- Engelman CD, Koscik RL, Jonaitis EM, Hermann BP, La Rue A, Sager MA (2014). Investigation of triggering receptor expressed on myeloid cells 2 variant in the Wisconsin Registry for Alzheimer's Prevention. Neurobiol Aging, 35(6), 1252-4. PMCID: PMC3961539.
- Johnson, SC, Christian, BT, Okonkwo, OC, Oh, JM, Harding, S, Xu, G, Hillmer, AT, Wooten, DW, Murali, D, Barnhart, TE, Hall, LT, Racine, AM, Klunk, WE, Mathis, CA, Bendlin, BB, Gallagher, CL, Carlsson, CM, Rowley, HA, Hermann, BP, Dowling, NM, Asthana, S, & Sager, MA (2014). Amyloid burden and neural function in people at risk for Alzheimer's Disease. Neurobiol Aging, 35(3), 576-584. PMCID: PMC4018215
- Koscik, RL, La Rue A, Jonaitis, EM, Okonkwo, OC, Johnson, SC, Bendlin, BB, Hermann, BP, & Sager, MA. (2014). Emergence of mild cognitive impairment in late-middle-aged adults in the Wisconsin Registry for Alzheimer’s Prevention. Dementia and Geriatric Cognitive Disorders, 38(1-2), 16-30. PMCID: PMC4104157
- Ly M, Canu E, Xu G, McLaren DG, Oh J, Dowling NM, Alexander AL, Sager MA, Johnson SC, Bendlin BB (2014). Midlife measurements of white matter microstructure predict subsequent regional white matter atrophy in healthy adults. Hum Brain Mapp, 35(5), 2044-2054. PMCID: PMC3895105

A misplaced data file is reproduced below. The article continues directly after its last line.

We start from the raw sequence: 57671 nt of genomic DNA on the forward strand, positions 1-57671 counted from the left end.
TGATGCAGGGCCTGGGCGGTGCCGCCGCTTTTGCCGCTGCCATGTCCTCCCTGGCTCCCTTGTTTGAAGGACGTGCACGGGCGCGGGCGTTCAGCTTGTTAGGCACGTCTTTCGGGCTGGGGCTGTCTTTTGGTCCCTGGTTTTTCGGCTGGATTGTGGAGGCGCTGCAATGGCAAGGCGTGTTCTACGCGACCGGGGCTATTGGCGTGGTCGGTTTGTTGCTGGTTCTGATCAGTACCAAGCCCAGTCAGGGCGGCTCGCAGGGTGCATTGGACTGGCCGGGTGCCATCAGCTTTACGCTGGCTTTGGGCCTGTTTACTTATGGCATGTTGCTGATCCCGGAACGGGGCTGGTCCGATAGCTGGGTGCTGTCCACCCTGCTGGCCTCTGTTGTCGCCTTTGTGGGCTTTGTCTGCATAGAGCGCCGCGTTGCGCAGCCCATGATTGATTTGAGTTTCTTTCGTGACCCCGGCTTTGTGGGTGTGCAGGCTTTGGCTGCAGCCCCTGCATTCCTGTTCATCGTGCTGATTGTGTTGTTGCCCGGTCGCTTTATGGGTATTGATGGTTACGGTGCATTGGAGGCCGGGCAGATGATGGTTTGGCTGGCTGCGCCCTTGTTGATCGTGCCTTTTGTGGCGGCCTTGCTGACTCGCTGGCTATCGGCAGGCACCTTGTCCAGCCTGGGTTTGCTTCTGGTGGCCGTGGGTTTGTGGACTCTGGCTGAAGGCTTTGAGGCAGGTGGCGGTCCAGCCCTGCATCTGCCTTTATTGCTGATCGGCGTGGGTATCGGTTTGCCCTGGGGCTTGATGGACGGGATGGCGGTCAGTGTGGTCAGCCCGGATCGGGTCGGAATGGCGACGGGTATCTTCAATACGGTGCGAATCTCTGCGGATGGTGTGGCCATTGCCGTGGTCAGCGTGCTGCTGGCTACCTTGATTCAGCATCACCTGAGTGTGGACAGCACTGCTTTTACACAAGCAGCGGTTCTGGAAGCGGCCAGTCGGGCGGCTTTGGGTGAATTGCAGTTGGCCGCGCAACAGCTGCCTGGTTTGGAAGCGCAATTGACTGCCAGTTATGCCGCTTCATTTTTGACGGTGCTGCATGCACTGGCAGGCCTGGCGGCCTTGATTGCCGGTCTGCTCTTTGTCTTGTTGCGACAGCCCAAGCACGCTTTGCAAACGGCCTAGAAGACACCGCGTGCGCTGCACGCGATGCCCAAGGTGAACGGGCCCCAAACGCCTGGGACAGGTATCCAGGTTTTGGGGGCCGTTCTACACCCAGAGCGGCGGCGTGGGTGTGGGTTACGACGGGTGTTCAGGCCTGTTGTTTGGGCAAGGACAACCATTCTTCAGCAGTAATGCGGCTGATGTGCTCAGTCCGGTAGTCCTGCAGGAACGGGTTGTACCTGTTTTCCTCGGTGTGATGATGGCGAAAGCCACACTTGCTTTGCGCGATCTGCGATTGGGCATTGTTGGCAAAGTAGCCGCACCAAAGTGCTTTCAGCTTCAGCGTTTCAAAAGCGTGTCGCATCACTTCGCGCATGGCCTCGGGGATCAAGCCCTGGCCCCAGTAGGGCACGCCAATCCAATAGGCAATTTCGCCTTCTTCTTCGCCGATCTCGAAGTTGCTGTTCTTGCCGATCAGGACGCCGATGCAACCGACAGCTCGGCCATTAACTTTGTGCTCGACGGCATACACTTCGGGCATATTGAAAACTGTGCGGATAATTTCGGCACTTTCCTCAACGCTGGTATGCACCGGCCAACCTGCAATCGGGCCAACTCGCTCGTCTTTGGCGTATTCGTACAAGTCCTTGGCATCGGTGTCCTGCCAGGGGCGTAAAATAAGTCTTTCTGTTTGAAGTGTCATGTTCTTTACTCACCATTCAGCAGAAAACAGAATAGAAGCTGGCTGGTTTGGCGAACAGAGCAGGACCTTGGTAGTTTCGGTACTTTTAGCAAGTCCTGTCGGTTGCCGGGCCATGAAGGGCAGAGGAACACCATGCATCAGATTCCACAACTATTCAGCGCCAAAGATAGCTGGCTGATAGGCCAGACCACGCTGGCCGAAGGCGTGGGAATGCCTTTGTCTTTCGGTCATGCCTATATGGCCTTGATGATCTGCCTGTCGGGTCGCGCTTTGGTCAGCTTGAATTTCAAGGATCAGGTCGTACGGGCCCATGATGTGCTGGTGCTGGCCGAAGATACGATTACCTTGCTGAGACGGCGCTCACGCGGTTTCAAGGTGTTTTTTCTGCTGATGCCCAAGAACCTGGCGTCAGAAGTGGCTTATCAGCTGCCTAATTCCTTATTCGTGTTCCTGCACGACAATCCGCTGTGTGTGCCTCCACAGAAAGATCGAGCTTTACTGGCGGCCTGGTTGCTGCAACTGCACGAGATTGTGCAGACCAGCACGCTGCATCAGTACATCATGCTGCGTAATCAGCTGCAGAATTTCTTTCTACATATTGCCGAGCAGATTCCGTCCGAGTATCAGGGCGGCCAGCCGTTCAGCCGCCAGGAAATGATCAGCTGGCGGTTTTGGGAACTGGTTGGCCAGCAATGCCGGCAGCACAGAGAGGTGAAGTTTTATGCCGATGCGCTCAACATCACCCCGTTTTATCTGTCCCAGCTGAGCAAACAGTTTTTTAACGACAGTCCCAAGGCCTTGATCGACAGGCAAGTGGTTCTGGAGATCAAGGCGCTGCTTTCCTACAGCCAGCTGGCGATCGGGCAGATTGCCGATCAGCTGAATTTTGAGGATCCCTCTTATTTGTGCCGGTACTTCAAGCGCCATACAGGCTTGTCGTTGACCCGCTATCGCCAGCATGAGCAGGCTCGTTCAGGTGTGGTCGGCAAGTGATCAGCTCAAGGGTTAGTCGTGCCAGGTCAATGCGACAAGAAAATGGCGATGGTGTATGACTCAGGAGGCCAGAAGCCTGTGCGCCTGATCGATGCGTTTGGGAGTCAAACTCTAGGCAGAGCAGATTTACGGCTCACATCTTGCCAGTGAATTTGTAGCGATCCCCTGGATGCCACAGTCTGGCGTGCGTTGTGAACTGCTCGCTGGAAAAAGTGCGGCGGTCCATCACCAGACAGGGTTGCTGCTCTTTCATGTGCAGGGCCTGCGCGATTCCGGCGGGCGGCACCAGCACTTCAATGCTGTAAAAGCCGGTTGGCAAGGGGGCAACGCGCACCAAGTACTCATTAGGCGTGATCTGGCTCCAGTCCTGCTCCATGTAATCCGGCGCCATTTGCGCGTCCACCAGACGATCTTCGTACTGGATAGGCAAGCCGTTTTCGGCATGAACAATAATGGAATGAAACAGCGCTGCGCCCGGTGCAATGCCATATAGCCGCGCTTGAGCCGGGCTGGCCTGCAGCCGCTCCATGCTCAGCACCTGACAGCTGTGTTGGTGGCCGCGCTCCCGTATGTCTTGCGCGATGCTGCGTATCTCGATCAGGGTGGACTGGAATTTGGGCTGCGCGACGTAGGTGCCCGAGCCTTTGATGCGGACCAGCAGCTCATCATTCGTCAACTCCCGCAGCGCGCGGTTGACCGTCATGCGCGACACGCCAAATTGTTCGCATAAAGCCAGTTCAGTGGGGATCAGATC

- Mielke, MM, Haughey, NJ, Bandaru, VV, Zetterberg, H, Blennow, K, Andreasson, U, Johnson, SC, Gleason, CE, Blazel, HM, Puglielli, L, Sager, MA, Asthana, S, & Carlsson, CM (2014). Cerebrospinal fluid sphingolipids, beta-amyloid, and tau in adults at risk for Alzheimer's disease. Neurobiol Aging, 35(11), 2486-2494. PMCID: PMC4170854
- Nicholas CR, Okonkwo OC, Bendlin BB, Oh JM, Asthana S, Rowley HA, Hermann BP, Sager MA, & Johnson SC (2014). Posteromedial hyperactivation during episodic recognition among people with memory decline: findings from the WRAP study. Brain Imaging Behav. [Epub ahead of print]
- Okonkwo OC, Oh JM, Koscik RL, Jonaitis EM, Cleary CA, Dowling NM, Bendlin BB, LaRue A, Hermann BP, Barnhart TE, Murali D, Rowley HA, Carlsson CM, Gallagher CL, Asthana S, Sager MA, Christian BT, Johnson SC (2014). Amyloid burden, neuronal function, and cognitive decline in middle-aged adults at risk for Alzheimer’s disease. Journal of the International Neuropsychological Society, 20(4), 422-433. PMCID: PMC 4103611
- Okonkwo OC, Schultz SA, Oh JM, Larson J, Edwards D, Cook D, Koscik RL, Gallagher CL, Dowling NM, Carlsson CM, Bendlin BB, LaRue A, Rowley HA, Christian BT, Asthana S, Hermann BP, Johnson SC, & Sager MA. (2014). Physical activity attenuates age-related biomarker alterations in preclinical AD. Neurology, 83(19), 1753-1760. PMCID: PMC4239838
- Racine, AM, Adluru, N, Alexander, AL, Christian, BT, Okonkwo, OC, Oh, J, Cleary, CA, Birdsill, A, Hillmer, AT, Murali, D., Barnhart, T. E., Gallagher, CL, Carlsson, CM, Rowley, HA, Dowling, NM, Asthana, S, Sager, MA, Bendlin, BB, & Johnson, SC (2014). Associations between white matter microstructure and amyloid burden in preclinical Alzheimer's disease: A multimodal imaging investigation. Neuroimage Clin, 4, 604-614. PMCID: PMC405364